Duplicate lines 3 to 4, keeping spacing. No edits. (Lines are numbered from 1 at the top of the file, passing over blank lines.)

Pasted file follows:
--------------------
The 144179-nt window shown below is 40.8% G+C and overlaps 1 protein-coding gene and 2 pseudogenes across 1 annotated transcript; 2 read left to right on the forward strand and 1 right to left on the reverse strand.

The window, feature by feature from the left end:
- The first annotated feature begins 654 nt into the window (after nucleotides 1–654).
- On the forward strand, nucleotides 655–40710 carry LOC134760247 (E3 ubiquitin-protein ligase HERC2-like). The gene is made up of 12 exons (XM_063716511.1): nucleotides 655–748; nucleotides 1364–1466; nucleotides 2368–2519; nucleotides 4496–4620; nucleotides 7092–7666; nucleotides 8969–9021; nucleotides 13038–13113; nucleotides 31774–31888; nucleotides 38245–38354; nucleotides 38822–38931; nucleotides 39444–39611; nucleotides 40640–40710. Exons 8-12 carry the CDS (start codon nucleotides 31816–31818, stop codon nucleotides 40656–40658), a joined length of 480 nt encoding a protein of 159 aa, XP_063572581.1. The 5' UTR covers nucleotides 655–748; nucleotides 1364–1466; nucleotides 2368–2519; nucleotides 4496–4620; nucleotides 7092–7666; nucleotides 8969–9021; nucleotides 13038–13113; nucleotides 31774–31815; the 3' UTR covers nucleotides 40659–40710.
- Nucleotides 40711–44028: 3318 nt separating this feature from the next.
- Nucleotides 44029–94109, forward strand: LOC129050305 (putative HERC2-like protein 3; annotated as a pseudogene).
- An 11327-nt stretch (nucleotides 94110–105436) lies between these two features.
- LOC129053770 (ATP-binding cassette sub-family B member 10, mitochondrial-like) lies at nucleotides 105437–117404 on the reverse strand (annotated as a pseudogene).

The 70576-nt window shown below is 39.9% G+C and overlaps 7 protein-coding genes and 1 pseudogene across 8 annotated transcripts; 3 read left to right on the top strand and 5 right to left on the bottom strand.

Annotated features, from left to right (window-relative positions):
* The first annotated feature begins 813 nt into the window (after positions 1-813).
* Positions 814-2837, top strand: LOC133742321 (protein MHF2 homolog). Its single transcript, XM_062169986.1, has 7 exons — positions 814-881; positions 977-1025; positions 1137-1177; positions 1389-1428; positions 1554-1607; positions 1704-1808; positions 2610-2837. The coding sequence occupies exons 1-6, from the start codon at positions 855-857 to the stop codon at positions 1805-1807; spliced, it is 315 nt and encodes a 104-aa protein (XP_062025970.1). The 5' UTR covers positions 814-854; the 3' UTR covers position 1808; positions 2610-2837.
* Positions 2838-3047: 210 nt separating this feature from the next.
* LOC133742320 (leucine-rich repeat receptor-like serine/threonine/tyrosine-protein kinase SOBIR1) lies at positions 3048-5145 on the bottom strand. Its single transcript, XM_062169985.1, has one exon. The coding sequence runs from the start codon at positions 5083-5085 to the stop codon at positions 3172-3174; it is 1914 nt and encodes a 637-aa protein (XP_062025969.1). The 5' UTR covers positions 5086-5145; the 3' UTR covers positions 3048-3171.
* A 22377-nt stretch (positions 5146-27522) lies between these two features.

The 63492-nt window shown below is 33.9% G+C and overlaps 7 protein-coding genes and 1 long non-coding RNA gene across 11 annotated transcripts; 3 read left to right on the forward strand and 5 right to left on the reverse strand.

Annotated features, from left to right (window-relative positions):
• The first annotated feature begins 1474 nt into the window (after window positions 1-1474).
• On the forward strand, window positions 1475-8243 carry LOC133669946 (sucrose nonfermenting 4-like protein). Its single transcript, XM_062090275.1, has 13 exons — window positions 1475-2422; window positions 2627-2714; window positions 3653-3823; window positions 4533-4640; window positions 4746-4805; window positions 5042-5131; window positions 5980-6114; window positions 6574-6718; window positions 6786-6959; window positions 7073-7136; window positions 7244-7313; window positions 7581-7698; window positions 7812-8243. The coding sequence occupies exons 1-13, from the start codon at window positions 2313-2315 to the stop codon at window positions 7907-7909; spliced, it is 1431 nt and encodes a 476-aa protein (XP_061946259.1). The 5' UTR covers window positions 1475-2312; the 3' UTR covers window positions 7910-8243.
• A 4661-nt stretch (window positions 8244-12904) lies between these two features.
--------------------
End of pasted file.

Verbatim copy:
- The first annotated feature begins 654 nt into the window (after nucleotides 1–654).
- On the forward strand, nucleotides 655–40710 carry LOC134760247 (E3 ubiquitin-protein ligase HERC2-like). The gene is made up of 12 exons (XM_063716511.1): nucleotides 655–748; nucleotides 1364–1466; nucleotides 2368–2519; nucleotides 4496–4620; nucleotides 7092–7666; nucleotides 8969–9021; nucleotides 13038–13113; nucleotides 31774–31888; nucleotides 38245–38354; nucleotides 38822–38931; nucleotides 39444–39611; nucleotides 40640–40710. Exons 8-12 carry the CDS (start codon nucleotides 31816–31818, stop codon nucleotides 40656–40658), a joined length of 480 nt encoding a protein of 159 aa, XP_063572581.1. The 5' UTR covers nucleotides 655–748; nucleotides 1364–1466; nucleotides 2368–2519; nucleotides 4496–4620; nucleotides 7092–7666; nucleotides 8969–9021; nucleotides 13038–13113; nucleotides 31774–31815; the 3' UTR covers nucleotides 40659–40710.